While our humble farm is of the growing plant variety, we have a vested interest in all farming practices of all kinds. We are especially interested in dairies, and they in which they operate. A recent article caught our attention and brought about some facts that make us wonder if dairy farming techniques may be able to extend to growing crops of fruits and vegetables.
It turns out that a cow who is feeling stressed will not be productive when it comes to milking. What exactly can stress out a cow? Well when you step inside the modern dairy, you don’t find lines of cows happily relaxing while chewing on grass. These are usually major production plants where a cow can’t get a moments peace with all of the noise and activity. This stresses out the cow.
What Does Stress Do the Cow?
The “Happy Cheese Comes from Happy Cows” campaign launched by the dairy industry is much closer to the truth than you realize. Stress inhibits the release of oxytocin, which is a key element in making milk. This has caused dairy farmers to rethink the comfort of their cows.
Barn design, climate control and noise reduction are all being giving careful consideration now that the truth about stress, cows and milk has been discovered.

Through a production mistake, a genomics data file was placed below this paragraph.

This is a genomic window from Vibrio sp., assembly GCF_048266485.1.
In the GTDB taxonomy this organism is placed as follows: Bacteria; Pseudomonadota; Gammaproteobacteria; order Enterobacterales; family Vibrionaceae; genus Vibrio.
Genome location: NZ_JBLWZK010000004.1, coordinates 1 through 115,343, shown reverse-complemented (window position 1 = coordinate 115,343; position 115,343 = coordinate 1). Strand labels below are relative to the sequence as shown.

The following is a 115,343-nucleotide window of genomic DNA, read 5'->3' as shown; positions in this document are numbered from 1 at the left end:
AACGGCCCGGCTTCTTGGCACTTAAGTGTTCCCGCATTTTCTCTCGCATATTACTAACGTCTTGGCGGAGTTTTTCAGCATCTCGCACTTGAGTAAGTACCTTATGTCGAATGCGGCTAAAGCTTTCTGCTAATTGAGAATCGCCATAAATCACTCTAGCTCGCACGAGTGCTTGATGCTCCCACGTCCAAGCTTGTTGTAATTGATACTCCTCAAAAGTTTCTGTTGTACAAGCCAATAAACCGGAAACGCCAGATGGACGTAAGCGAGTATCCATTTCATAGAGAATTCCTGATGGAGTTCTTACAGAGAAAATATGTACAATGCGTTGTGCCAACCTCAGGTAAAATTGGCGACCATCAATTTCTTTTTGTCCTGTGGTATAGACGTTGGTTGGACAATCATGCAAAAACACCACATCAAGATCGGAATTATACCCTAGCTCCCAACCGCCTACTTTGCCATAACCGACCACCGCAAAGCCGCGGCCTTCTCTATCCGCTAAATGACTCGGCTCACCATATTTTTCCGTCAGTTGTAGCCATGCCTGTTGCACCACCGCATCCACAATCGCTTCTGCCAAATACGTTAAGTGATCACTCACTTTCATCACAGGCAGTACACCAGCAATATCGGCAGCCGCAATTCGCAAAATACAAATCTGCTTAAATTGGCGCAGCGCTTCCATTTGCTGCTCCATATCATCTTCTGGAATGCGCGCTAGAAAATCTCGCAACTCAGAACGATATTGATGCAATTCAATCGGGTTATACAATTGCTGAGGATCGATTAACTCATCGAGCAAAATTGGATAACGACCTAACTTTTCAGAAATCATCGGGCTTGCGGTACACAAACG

The Secret Ingredient
While scientists and psychologists are reluctant to chime in, experienced dairy farmers have learned that playing soft music inside of the barn does increase milk production. The key being soft music, like elevator muzak, not rock and roll. This method has been adopted by dozens of dairy farms around the world, and has shown great result.
Music is soothing, and can easily be introduced into a barn. Being mammals ourselves, it is easy to relate to the calming effects that music can have. Other methods that we routinely employ to relax, such as a 30 minute break in a portable infrared sauna, simply will not work on a cow. While a portable infrared sauna is easy to set up and use, it is not going to be easy to get a cow inside. Although who knows if one day in the future, dairy farmers will also find a way to introduce this relaxation technique into the barn.
Plants are alive too, and also react to stress, although their stress is more environmentally related than a result of our actions. As fruit and vegetable farmers who are always interested in larger crops and larger end products, the idea of being able to increase production with music is interesting to us. Plants don’t have ears, but we are left wondering if some Bach in the background wouldn’t hurt. We’ll let you know how it turns out.